Bug in wilcox.test

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Bug in wilcox.test

Charles Geyer
There is a fairly new bug in wilcox.test in R-2.2.1 (stable).
It wasn't there when I last taught nonparametrics in fall 2003.

Line 86 of wilcox.test.R

    achieved.alpha<-2*psignrank(trunc(qu),n)

It should be

    achieved.alpha<-2*psignrank(trunc(qu)-1,n)

If you don't see why, decode the cookbook instructions p. 56 in
Hollander and Wolfe (2nd ed.) or see

    http://www.stat.umn.edu/geyer/5601/examp/signrank.html#conf

or just do a sanity check: does this to the right thing when the confidence
interval is the range of the data, case qu = 1?  No.

Of course, this error isn't very visible, because wilcox.test still
prints the ASKED FOR confidence level instead of the ACTUAL ACHIEVED
confidence level (which sucks IMHO, but never mind) except when
it incorrectly thinks that the level cannot be achieved, in which
case it prints the incorrect achieved level.  Just great.

To see the bug do

   X <- read.table(url("http://www.stat.umn.edu/geyer/5601/hwdata/t3-3.txt"),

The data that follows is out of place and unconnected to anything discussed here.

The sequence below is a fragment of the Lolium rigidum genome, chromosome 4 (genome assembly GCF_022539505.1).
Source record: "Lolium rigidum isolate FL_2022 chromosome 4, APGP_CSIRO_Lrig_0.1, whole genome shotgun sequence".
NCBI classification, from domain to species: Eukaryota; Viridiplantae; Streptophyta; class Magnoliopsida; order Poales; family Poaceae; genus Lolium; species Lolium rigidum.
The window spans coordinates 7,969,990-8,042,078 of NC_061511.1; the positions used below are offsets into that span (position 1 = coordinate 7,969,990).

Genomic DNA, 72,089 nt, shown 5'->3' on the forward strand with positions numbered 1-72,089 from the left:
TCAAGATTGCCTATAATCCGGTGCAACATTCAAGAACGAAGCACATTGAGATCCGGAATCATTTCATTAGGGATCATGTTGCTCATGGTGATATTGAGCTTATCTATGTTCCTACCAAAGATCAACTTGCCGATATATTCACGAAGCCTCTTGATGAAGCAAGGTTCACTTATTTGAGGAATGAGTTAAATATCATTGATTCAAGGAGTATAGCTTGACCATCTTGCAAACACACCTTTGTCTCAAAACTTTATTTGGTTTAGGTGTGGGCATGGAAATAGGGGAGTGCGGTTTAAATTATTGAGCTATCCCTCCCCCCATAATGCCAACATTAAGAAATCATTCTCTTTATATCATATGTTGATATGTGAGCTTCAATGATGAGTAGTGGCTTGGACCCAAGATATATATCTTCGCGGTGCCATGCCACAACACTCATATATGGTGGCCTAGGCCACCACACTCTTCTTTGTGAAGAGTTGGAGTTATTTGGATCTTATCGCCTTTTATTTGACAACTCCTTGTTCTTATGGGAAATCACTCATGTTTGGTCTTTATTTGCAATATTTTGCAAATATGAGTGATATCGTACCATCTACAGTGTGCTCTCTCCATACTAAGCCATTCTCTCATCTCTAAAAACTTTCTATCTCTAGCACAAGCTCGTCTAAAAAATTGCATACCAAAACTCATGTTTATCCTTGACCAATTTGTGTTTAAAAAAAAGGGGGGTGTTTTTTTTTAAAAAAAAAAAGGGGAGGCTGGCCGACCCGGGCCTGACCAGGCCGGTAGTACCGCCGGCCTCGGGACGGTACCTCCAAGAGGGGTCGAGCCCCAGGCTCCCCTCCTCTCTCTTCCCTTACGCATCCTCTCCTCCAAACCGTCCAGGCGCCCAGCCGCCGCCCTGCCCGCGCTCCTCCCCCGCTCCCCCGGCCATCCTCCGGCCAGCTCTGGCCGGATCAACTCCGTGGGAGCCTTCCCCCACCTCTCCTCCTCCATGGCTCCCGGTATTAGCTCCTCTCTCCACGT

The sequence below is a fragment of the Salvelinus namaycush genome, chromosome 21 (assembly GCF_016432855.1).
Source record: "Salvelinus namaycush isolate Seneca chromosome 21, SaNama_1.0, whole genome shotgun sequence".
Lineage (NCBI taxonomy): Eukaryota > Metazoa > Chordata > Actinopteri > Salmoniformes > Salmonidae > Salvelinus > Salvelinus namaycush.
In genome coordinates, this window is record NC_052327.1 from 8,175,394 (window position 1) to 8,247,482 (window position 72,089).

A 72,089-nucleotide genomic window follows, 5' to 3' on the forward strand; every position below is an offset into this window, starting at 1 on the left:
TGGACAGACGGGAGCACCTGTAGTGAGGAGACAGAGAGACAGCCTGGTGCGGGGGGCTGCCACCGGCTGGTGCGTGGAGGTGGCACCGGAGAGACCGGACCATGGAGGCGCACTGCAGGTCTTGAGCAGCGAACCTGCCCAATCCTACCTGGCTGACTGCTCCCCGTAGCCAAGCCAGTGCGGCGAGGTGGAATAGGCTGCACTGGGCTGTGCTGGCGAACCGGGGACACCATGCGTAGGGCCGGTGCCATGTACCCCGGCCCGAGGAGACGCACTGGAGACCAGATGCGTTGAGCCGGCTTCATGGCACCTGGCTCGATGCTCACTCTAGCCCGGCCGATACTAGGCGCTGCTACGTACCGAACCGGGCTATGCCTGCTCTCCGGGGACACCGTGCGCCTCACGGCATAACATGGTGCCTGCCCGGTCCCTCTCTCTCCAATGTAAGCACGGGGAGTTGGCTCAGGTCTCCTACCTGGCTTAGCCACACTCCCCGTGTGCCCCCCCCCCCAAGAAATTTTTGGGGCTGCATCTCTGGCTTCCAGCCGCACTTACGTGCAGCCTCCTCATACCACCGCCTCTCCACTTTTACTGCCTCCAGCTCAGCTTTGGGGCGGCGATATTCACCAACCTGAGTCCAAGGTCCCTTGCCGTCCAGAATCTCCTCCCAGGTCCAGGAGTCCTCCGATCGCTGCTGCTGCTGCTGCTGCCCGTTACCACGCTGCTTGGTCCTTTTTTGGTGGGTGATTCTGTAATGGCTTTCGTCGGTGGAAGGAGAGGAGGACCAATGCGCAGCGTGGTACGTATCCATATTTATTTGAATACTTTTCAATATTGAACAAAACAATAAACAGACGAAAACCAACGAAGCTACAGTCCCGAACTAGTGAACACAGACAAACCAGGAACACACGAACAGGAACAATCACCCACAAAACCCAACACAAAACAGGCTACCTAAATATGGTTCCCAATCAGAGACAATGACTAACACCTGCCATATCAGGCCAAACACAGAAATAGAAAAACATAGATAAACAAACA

header = TRUE)
   attach(X)
   wilcox.test(y, x, paired = TRUE, conf.int = TRUE)

and compare with what you get when you change t3-1.txt to t3-3.txt in
the Rweb form in

    http://www.stat.umn.edu/geyer/5601/examp/signrank.html#conf

and submit.

Sorry to sound so grumpy about this, but I hate having my
homework solutions explain that R sucks (in this instance).

Better yet, NEVER use wilcox.test.  Always use wilcox.exact in exactRankTests
or fuzzy.signrank.ci in fuzzyRankTests.

   X <- read.table(url("http://www.stat.umn.edu/geyer/5601/hwdata/t3-3.txt"),
       header = TRUE)
   attach(X)
   library(fuzzyRankTests)
   fuzzy.signrank.ci(y - x)

prints

            Wilcoxon signed rank test

    data:  y - x
    95 percent confidence interval:

    Randomized confidence interval is mixture of two intervals

     probability lower end upper end
             0.9       -25       605
             0.1       -15       560

    Corresponding fuzzy confidence interval is one on the narrower
    interval, 0.9 elsewhere on the wider interval, and zero outside the
    wider interval, with values at jumps that are the average of the left
    and right limits

Sorry about the advert.  Couldn't resist the opportunity.

--
Charles Geyer
Professor, School of Statistics
University of Minnesota
[hidden email]

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